Figure 1: Tail degloving
Case history and photos
Adult female rat housed with cage mate, was noticed by the owner to have a tail injury in which the skin was shorn and hanging, with a small ¼ inch length of bone showing. The cause of the injury was unknown. Attempts were made to give comfort believing the tail would heal without intervention.
The day of injury the rat was seen panting with her eyes closed and was obviously in pain. She kept licking the damaged tail causing it to bleed. Later that night the female lay at the bottom of her cage with her tail elevated on the ramp, which stopped the bleeding. She was given children’s Tylenol to reduce her pain.
On the second day the rat’s pain seemed to have subsided, and the owner cleaned the wound twice a day in an attempt to help the healing process.
On the fifth day the rat removed the excess skin. The bleeding was minimal, with signs of dead tissue, along with more exposed bone than before.
The rat was brought to the veterinarian at this time after seeking advice.
Degloving injury of tail. Owner unable to determine cause.
Examination was completed by the vet, and determined that the exposed area of the tail had no blood flow. It was decided at that time to do a simple amputation of the exposed area so that the tail could heal properly. The vet determined the line of demarcation between that of viable bone and tissue and dead bone and tissue, where he then removed approximately 3/8 inch of bone from the tail. The remaining stub was then dabbed with an antibiotic powder. There was no bleeding during the time of the procedure. The rat was placed on oral Baytril to help prevent any infection, and to aid in resolving a simultaneous respiratory flare up.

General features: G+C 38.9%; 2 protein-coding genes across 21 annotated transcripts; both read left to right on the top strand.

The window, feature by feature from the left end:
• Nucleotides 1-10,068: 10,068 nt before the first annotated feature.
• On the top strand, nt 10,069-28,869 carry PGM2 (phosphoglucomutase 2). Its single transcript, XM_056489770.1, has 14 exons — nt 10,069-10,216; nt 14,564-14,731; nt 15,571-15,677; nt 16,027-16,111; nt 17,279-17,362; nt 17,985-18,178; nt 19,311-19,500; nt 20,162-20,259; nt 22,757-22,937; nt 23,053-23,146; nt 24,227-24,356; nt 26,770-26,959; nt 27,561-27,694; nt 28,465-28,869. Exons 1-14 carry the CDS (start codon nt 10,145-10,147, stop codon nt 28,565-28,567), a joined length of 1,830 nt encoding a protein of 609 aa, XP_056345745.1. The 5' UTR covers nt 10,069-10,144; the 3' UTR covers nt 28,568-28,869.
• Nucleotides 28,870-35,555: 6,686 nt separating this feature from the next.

Because this was a simple degloving and the area was without sensation at that point, the vet chose to do the procedure without anesthesia. In a more serious degloving involving bone and tissue that was still healthy, the rat would have to be put under for the surgery. Often with tail injuries bone damage will occur causing the delicate blood vessels to be pulled apart and leaving the remaining tail with no blood to sustain it and no feeling. Skin will not grow back once a tail has been degloved, so it is imperative to remove the exposed bone in order to minimize risk of infection and gangrene.
Healing of the tail stub occurred without further incident or infection.
Photos 1 & 2: Shows site of degloved tail, and exposed bone.
Photo 3: Shows site at which vet is amputating.
Photo 4: Shows application of topical antibiotic to stub.
Photos 5 & 6: Shows amputated stub and the piece of tissue removed.
*Note: It is important to seek treatment from a Veterinarian immediately in these type of injuries, especially where there is severe tissue damage and exposure of bone in order to prevent further loss or infection.*
Case history and photos courtesy of Bellaratta’s Nest Rattery
Posted on July 14, 2003, 15:16,
Last updated on April 8, 2010, 15:30